Monday Children’s Book Reviews for November 16

Naomi’s Tree by Joy Kogawa

“A young couple leaves Japan for the coast of Canada, bringing a cherry seed to plant in their new garden. During the years that follow, the little cherry tree watches over the family as the couple have children, and then grandchildren. Young Naomi makes the cherry tree her special friend, and the tree’s branches shelter her as she plays. But one day, war breaks out between the two countries, and the family is sent to an internment camp away from the coast. And though Naomi often dreams of going home, the dream fades as the years go by. The little tree is left behind to mourn its loss.

For many years the cherry tree sends out a song of love and peace that reaches Naomi only in her dreams. But the insects and small animals hear the song, and on the wind they send back their own messages to the tree, assuring it that Naomi is safe and that one day she will return. And when she does, the tree will be waiting for her.”     [JPB KOGAWA]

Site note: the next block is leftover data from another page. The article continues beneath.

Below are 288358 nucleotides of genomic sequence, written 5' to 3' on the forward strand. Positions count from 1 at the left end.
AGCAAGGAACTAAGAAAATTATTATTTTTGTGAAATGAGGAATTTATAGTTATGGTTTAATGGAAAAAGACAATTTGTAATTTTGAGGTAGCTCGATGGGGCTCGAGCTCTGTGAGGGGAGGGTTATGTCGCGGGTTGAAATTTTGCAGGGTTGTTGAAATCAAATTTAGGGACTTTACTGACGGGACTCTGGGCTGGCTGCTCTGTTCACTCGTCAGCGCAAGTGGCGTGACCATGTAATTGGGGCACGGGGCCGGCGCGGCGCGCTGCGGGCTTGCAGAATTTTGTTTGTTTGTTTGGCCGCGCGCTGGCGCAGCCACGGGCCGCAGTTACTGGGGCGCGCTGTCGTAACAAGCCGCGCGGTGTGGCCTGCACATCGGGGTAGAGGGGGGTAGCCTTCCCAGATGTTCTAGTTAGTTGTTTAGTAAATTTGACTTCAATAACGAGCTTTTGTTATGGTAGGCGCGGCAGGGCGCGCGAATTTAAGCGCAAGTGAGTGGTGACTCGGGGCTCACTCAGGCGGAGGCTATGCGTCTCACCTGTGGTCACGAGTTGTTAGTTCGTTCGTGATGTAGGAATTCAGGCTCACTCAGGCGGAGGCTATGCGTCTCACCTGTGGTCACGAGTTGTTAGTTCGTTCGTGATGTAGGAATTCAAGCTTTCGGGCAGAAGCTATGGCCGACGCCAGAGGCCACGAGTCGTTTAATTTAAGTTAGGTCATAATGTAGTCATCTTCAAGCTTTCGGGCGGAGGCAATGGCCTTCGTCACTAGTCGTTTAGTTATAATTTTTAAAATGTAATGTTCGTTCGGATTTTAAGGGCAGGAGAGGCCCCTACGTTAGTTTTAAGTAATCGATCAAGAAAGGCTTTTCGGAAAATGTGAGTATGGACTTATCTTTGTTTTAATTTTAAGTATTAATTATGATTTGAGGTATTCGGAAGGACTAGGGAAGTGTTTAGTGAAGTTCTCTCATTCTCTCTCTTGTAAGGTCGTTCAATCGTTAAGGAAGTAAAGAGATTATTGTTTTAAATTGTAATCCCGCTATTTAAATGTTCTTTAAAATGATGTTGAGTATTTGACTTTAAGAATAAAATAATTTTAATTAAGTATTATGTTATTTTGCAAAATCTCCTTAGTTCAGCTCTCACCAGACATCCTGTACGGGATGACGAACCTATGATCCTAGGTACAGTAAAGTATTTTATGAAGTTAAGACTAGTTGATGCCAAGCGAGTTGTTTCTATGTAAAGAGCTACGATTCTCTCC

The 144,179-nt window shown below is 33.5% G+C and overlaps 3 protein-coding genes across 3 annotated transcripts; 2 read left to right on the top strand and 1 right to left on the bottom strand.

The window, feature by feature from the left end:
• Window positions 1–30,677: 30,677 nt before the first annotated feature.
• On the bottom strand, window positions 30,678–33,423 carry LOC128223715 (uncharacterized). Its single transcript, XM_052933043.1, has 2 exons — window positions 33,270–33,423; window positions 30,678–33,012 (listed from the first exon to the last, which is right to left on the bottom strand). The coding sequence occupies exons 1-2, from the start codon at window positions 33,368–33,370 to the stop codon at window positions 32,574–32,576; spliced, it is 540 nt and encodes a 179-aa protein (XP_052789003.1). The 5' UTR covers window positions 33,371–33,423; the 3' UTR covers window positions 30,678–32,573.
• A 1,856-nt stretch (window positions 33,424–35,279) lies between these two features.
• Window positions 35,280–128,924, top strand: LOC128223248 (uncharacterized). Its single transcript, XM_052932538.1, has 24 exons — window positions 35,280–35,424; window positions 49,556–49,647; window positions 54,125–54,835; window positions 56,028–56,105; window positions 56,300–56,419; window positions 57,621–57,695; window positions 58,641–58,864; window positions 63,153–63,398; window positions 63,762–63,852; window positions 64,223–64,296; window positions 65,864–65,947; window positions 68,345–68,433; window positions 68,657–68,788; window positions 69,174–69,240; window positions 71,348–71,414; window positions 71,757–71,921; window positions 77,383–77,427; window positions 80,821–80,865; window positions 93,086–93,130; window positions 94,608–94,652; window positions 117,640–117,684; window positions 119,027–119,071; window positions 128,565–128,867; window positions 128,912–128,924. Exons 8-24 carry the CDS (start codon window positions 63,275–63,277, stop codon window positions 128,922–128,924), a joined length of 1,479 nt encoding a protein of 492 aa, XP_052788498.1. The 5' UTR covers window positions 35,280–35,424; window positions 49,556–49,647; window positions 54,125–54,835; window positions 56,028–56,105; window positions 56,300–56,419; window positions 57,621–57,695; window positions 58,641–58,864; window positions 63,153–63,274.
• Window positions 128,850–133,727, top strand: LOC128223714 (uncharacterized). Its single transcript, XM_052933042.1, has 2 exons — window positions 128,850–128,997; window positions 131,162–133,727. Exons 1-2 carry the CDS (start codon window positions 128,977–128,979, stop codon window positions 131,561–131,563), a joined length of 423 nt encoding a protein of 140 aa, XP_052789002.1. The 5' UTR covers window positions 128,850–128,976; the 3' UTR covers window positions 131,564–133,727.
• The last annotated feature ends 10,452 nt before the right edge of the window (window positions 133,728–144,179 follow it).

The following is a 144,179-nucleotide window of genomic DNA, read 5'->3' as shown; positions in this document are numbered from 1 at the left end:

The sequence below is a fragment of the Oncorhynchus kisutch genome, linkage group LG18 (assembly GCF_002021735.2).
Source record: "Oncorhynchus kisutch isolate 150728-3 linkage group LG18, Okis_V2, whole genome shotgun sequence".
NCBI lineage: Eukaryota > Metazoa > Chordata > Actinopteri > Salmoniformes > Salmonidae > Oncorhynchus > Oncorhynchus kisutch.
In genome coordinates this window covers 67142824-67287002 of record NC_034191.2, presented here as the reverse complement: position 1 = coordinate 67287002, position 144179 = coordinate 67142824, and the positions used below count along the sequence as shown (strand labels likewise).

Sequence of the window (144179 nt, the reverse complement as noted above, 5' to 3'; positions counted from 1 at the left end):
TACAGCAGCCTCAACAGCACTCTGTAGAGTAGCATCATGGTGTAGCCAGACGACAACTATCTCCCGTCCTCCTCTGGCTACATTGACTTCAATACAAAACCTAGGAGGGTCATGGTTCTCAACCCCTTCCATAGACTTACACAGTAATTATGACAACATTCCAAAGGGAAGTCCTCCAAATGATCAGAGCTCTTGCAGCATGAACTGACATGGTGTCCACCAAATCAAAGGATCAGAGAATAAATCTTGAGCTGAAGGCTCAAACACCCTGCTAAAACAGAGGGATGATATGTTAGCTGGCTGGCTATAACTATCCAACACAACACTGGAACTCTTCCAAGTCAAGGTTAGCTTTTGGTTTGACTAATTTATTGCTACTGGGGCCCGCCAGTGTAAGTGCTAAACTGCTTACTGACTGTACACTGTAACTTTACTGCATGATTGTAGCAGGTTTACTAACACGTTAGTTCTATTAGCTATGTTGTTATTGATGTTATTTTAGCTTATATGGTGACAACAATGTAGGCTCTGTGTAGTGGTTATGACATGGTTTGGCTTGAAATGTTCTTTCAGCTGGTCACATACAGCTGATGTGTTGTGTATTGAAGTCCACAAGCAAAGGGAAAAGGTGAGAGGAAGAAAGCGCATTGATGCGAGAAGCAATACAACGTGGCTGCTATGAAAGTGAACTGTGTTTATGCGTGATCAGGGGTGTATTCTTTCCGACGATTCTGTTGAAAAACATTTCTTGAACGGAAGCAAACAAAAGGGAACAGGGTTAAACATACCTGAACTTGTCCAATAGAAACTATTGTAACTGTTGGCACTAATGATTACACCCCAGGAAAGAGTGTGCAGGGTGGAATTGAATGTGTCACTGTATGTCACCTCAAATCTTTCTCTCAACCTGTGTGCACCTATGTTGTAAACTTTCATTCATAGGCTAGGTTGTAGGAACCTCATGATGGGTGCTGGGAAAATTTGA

Tyrannosaurus Math by Michelle Markel

“He’s a number-crunching dinosaur who chews on math problems as easily as he thunders through the trees. When his little sister is in terrible danger, T-Math even saves the day by using his measurable math skills. Is there anything he can’t figure?”              [JPB MARKEL]

The Magician’s Elephant by Kate DiCamillo

“Augustus Duchene, a ten-year-old orphan…receives an unbelievable piece of information from the local fortuneteller. Peter learns that his fate is tied to an elephant that has inexplicably fallen from the sky when a magician’s trick goes terribly wrong. Why did it happen? And, how can an elephant possibly change the course of Peter’s life? This darkly atmospheric, yet hopeful tale, demonstrates that when the answers to life’s big questions are opaque or unforthcoming, all is not lost.”     [J DICAMILLO]

The New Children’s Encyclopedia

“This easy-to-use, richly photographed encyclopedia puts the wider world in context and allows young readers to explore to their hearts’ content. Great for visual learners and ESL students, and for any child who loves pictures and words, The New Children’s Encyclopedia is sure to become a classic for home and school use.”     [J032 NEW]

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